Muzzle flash and recoil from short barrels

Discussion in 'Rifles, Bullets, Barrels & Ballistics' started by yorke-1, Sep 6, 2018.

  1. yorke-1

    yorke-1 Well-Known Member

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    This has come up multiple times here on LRH lately and I thought I'd share my experience on the subject. I've worked quite a bit with specialty pistols using barrels in the 14-20" range in chamberings ranging from 221 Fireball burning 16 grains of powder up through the 338 SnipeTac burning 140gr of powder.

    Most of the time I get asked about the reduced performance from the short barrel and the increased recoil/blast/flash. The reduced performance really isn't an issue. If a 6.5 Creedmoor shooting a 140gr bullet at 2800+ fps from a 28" barrel is considered good, why wouldn't a 140gr bullet at 2800+ fps from a 20" barreled 6.5 SAUM or PRC be just as good? The performance issue is kind of a non issue. For the flash and recoil though I thought I'd work on taking video of some of my short barreled guns shot at the end of legal hunting hours here in WA to show the flash under big game hunting conditions. For must of the chamberings I don't have short and long barreled guns to do a side by side comparison. I do however have a matched pair for the most extreme example I could come up with using a 338 SnipeTac burning 140gr of powder in both 20" and 30" barrels.


    Here's an example of the smaller 338/375 Ruger case burning 77gr of powder in an 18" barrel, shot at roughly the same time of day.


    I'll work on getting more videos of the short barreled guns I have on hand in the next couple of days. If any of you specialty pistol guys want to help out by posting videos of your SPs shot at dusk that'd be great!
     
  2. FEENIX

    FEENIX Well-Known Member

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    Nice set-ups and video footage ... thanks for sharing.

    I agree, but "I" have to admit I've never heard anyone claiming it is blinding. I shoot a .45 ACP and .40 S&W semi-auto pistols with ~4" that are ported on top without any issues.
     
  3. sable tireur

    sable tireur Well-Known Member

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    Rather than over-extend the previous thread by continuing this concept here where we don't interfere with the original poster's needs.

    I want to add a couple of thoughts regarding the 'test' in the videos:

    - The type and chemical composition of the powder used in any particular load will have a definite effect on the muzzle flash. Your choice of H-50BMG is the newest version of Hodgdon's Extreme powders which use a flash suppressant or deterrent, if you rather to control the volume of the muzzle flash. Other powder formulations lack this coating or compound which creates more plasma, which appears as a larger muzzle flash.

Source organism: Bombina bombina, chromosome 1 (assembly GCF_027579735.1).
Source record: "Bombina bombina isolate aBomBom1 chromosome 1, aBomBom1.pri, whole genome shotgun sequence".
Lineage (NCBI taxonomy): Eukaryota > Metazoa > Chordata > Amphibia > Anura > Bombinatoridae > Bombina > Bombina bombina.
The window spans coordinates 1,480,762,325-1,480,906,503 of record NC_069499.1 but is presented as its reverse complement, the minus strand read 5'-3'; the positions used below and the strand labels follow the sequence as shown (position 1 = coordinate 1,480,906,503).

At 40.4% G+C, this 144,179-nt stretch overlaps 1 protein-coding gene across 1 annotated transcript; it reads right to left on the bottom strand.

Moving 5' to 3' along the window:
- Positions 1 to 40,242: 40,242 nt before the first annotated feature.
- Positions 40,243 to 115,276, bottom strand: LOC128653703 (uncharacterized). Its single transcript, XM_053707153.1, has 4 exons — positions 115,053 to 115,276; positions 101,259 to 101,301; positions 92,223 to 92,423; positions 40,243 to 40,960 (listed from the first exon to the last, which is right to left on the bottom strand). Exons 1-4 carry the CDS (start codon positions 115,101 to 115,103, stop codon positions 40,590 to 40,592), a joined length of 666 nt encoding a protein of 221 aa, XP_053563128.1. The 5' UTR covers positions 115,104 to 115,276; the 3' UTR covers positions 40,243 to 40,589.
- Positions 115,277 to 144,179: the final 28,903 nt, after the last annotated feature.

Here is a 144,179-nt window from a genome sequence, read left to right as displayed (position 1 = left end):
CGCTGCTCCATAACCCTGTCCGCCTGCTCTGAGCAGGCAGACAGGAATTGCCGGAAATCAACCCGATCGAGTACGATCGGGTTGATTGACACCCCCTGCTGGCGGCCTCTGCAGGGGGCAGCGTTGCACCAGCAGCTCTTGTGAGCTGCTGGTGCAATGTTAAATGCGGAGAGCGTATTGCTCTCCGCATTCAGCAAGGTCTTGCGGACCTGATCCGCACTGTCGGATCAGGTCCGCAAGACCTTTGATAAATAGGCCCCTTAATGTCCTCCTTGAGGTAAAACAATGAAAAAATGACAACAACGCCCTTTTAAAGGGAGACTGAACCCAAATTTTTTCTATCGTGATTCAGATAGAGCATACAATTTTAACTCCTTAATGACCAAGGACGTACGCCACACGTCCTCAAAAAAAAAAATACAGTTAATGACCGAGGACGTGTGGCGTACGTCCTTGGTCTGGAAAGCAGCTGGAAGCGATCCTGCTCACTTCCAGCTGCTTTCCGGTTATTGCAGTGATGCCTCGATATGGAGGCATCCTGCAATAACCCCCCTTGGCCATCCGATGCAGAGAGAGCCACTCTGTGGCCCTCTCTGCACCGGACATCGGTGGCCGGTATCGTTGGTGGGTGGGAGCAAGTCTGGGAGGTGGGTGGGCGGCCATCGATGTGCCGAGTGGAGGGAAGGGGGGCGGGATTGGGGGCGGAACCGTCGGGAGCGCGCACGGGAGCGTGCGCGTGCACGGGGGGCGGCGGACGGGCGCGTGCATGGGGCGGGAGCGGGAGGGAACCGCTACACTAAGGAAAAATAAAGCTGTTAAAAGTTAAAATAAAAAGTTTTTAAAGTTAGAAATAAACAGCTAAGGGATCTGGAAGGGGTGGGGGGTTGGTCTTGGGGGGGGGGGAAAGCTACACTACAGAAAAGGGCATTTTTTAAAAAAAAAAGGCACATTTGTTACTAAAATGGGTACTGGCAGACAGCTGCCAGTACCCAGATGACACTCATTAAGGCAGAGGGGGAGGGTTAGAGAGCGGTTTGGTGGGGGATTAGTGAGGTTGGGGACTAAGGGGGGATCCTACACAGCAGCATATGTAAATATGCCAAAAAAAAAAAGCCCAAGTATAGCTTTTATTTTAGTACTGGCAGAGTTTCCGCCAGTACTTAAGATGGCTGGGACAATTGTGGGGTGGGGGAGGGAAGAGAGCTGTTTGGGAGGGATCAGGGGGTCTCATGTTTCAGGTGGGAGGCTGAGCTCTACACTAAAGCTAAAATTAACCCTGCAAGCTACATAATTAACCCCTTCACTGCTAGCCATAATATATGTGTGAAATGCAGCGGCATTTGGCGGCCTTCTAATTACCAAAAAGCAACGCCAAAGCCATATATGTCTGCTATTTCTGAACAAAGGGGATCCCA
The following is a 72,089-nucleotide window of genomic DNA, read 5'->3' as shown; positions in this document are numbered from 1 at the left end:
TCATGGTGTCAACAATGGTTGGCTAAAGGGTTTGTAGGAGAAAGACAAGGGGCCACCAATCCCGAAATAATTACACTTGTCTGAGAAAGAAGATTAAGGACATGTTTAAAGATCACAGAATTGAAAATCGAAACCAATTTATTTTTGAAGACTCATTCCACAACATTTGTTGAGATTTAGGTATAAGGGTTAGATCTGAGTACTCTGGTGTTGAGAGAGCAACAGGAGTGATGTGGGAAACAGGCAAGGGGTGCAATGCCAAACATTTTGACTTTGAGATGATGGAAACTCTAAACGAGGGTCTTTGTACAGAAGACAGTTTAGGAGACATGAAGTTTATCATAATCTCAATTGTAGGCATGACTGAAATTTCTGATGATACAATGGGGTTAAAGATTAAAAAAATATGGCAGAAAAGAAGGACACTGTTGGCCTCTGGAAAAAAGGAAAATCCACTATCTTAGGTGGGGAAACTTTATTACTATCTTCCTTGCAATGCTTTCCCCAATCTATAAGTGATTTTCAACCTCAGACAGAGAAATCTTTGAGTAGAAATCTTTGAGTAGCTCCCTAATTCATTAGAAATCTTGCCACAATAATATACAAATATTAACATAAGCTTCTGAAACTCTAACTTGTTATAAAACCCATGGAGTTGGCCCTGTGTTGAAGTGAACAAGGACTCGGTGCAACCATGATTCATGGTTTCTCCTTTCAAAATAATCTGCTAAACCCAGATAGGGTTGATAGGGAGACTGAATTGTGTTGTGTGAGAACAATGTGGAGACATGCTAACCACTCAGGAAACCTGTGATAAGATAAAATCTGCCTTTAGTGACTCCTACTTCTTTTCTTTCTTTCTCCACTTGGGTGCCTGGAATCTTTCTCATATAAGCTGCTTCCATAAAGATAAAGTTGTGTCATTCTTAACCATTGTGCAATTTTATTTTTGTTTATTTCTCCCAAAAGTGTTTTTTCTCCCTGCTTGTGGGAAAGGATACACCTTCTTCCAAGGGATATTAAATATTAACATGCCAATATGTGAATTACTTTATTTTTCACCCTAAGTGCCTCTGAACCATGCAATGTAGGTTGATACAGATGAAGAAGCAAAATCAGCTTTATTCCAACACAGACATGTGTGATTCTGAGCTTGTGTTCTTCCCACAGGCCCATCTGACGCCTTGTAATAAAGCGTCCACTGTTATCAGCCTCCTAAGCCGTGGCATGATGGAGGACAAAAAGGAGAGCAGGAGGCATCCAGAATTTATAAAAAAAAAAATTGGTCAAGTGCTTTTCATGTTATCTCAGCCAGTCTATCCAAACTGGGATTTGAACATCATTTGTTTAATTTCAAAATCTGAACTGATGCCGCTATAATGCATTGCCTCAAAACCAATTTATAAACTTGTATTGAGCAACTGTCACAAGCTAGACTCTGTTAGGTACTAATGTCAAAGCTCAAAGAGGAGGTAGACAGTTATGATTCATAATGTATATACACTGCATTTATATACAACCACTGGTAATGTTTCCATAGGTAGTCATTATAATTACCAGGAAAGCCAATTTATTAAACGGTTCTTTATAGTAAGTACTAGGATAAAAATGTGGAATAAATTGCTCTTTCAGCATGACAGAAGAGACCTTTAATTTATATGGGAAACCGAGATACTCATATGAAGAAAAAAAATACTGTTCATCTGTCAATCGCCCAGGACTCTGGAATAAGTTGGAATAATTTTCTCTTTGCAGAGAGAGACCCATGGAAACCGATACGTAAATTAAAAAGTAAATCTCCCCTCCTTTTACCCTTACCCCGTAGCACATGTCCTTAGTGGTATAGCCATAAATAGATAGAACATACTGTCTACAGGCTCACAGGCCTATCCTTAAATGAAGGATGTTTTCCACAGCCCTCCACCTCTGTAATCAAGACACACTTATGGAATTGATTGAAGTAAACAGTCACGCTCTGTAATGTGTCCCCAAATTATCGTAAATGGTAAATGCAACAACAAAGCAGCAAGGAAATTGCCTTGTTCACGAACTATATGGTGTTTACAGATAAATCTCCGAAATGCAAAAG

[​IMG]

    I happened to shoot my J-Frame at night with some of the .38 Special +P ammo that I carry and it was like a sun-spot had erupted. My night vision was destroyed. Luckily I was just at the range, not fighting for my life. Bryce M. Towsley

    [​IMG]

    Same revolver, different ammunition...

    [​IMG]


    - Muzzle brakes, like your 12-port and 10-port used on the firearms in your video, redistribute the hot gases (plasma) which makes up the muzzle flash, at right angles to the muzzle rather than allowing it to escape in volume directly out of the muzzle in front of the shooter. In essence the brake's ports dilute the effect from what it could be without the brake.

    History and Technology
    Muzzle Flash
    By Tony DiGiulian

    [​IMG]
    from NAVWEAPS - http://www.navweaps.com/index_tech/tech-090.php

    Five Kinds of Flash. Image from "Combat Systems I: Sensors" by Dr. Robert Harney of the Naval Post Graduate School.

    When a gun fires, only about 30% of the chemical energy released from the propellant is converted into the useful kinetic energy of actually moving the projectile down the barrel. The remaining energy is primarily contained in the propellant gas-particle mixture that escapes from the muzzle of the gun in the few milliseconds before and after shot ejection. A significant portion of this remaining energy is dissipated in the bright "muzzle flash" seen when the gun fires.

    This flash consists of at least the following five components:

    Muzzle Glow